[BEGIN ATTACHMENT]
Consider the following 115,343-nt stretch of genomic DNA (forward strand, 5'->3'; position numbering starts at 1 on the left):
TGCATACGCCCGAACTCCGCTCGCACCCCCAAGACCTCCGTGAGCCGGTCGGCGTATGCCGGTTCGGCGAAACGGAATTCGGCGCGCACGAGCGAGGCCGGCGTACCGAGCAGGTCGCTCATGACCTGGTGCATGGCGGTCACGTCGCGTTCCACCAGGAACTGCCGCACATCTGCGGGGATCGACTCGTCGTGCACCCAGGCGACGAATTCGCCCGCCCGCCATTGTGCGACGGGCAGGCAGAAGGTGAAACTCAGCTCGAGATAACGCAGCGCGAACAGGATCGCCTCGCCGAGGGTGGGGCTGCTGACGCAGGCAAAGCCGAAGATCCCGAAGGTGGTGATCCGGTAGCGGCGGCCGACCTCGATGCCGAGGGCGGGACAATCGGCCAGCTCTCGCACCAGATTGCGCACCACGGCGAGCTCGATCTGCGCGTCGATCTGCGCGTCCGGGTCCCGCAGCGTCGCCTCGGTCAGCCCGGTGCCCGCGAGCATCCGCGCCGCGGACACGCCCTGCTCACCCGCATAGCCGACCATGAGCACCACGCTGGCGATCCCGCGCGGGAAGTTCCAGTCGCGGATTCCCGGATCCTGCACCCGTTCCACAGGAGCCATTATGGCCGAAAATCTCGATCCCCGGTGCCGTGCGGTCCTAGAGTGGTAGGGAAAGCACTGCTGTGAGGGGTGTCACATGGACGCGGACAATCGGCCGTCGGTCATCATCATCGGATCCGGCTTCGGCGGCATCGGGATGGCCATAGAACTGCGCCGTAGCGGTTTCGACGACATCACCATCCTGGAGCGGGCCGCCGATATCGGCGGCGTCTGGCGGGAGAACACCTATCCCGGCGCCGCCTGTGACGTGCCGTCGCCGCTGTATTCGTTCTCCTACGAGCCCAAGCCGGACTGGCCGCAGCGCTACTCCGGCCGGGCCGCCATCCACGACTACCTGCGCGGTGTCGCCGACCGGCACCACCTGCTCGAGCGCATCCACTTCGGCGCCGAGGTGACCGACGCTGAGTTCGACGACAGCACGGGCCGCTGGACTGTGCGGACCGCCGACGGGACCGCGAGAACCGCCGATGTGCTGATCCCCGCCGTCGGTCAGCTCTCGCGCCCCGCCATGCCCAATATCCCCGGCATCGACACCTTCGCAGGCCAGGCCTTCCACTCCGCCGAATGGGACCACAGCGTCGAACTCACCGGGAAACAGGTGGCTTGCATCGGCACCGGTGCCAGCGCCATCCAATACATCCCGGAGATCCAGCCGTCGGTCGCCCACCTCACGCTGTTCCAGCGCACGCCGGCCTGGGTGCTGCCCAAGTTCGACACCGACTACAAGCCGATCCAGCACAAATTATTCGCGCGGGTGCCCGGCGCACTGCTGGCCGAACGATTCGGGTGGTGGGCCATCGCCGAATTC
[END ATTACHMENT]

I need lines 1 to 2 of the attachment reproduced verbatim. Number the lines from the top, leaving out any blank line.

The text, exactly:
Consider the following 115,343-nt stretch of genomic DNA (forward strand, 5'->3'; position numbering starts at 1 on the left):
TGCATACGCCCGAACTCCGCTCGCACCCCCAAGACCTCCGTGAGCCGGTCGGCGTATGCCGGTTCGGCGAAACGGAATTCGGCGCGCACGAGCGAGGCCGGCGTACCGAGCAGGTCGCTCATGACCTGGTGCATGGCGGTCACGTCGCGTTCCACCAGGAACTGCCGCACATCTGCGGGGATCGACTCGTCGTGCACCCAGGCGACGAATTCGCCCGCCCGCCATTGTGCGACGGGCAGGCAGAAGGTGAAACTCAGCTCGAGATAACGCAGCGCGAACAGGATCGCCTCGCCGAGGGTGGGGCTGCTGACGCAGGCAAAGCCGAAGATCCCGAAGGTGGTGATCCGGTAGCGGCGGCCGACCTCGATGCCGAGGGCGGGACAATCGGCCAGCTCTCGCACCAGATTGCGCACCACGGCGAGCTCGATCTGCGCGTCGATCTGCGCGTCCGGGTCCCGCAGCGTCGCCTCGGTCAGCCCGGTGCCCGCGAGCATCCGCGCCGCGGACACGCCCTGCTCACCCGCATAGCCGACCATGAGCACCACGCTGGCGATCCCGCGCGGGAAGTTCCAGTCGCGGATTCCCGGATCCTGCACCCGTTCCACAGGAGCCATTATGGCCGAAAATCTCGATCCCCGGTGCCGTGCGGTCCTAGAGTGGTAGGGAAAGCACTGCTGTGAGGGGTGTCACATGGACGCGGACAATCGGCCGTCGGTCATCATCATCGGATCCGGCTTCGGCGGCATCGGGATGGCCATAGAACTGCGCCGTAGCGGTTTCGACGACATCACCATCCTGGAGCGGGCCGCCGATATCGGCGGCGTCTGGCGGGAGAACACCTATCCCGGCGCCGCCTGTGACGTGCCGTCGCCGCTGTATTCGTTCTCCTACGAGCCCAAGCCGGACTGGCCGCAGCGCTACTCCGGCCGGGCCGCCATCCACGACTACCTGCGCGGTGTCGCCGACCGGCACCACCTGCTCGAGCGCATCCACTTCGGCGCCGAGGTGACCGACGCTGAGTTCGACGACAGCACGGGCCGCTGGACTGTGCGGACCGCCGACGGGACCGCGAGAACCGCCGATGTGCTGATCCCCGCCGTCGGTCAGCTCTCGCGCCCCGCCATGCCCAATATCCCCGGCATCGACACCTTCGCAGGCCAGGCCTTCCACTCCGCCGAATGGGACCACAGCGTCGAACTCACCGGGAAACAGGTGGCTTGCATCGGCACCGGTGCCAGCGCCATCCAATACATCCCGGAGATCCAGCCGTCGGTCGCCCACCTCACGCTGTTCCAGCGCACGCCGGCCTGGGTGCTGCCCAAGTTCGACACCGACTACAAGCCGATCCAGCACAAATTATTCGCGCGGGTGCCCGGCGCACTGCTGGCCGAACGATTCGGGTGGTGGGCCATCGCCGAATTC